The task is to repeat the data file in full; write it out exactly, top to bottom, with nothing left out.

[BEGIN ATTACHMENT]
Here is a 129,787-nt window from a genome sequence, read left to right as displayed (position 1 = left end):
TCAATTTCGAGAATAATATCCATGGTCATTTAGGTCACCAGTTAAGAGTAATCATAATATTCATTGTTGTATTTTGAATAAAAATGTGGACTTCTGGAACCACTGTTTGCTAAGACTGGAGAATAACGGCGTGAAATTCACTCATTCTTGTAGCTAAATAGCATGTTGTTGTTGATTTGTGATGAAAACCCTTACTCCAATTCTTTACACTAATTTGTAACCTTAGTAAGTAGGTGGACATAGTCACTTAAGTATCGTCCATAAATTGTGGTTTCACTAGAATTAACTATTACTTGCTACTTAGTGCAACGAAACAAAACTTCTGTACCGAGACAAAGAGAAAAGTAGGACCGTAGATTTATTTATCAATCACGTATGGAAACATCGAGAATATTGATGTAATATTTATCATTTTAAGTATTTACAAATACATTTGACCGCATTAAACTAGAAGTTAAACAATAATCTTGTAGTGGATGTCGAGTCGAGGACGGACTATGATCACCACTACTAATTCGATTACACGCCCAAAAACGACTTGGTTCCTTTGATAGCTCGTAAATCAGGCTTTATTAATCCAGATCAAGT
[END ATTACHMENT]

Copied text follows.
Here is a 129,787-nt window from a genome sequence, read left to right as displayed (position 1 = left end):
TCAATTTCGAGAATAATATCCATGGTCATTTAGGTCACCAGTTAAGAGTAATCATAATATTCATTGTTGTATTTTGAATAAAAATGTGGACTTCTGGAACCACTGTTTGCTAAGACTGGAGAATAACGGCGTGAAATTCACTCATTCTTGTAGCTAAATAGCATGTTGTTGTTGATTTGTGATGAAAACCCTTACTCCAATTCTTTACACTAATTTGTAACCTTAGTAAGTAGGTGGACATAGTCACTTAAGTATCGTCCATAAATTGTGGTTTCACTAGAATTAACTATTACTTGCTACTTAGTGCAACGAAACAAAACTTCTGTACCGAGACAAAGAGAAAAGTAGGACCGTAGATTTATTTATCAATCACGTATGGAAACATCGAGAATATTGATGTAATATTTATCATTTTAAGTATTTACAAATACATTTGACCGCATTAAACTAGAAGTTAAACAATAATCTTGTAGTGGATGTCGAGTCGAGGACGGACTATGATCACCACTACTAATTCGATTACACGCCCAAAAACGACTTGGTTCCTTTGATAGCTCGTAAATCAGGCTTTATTAATCCAGATCAAGT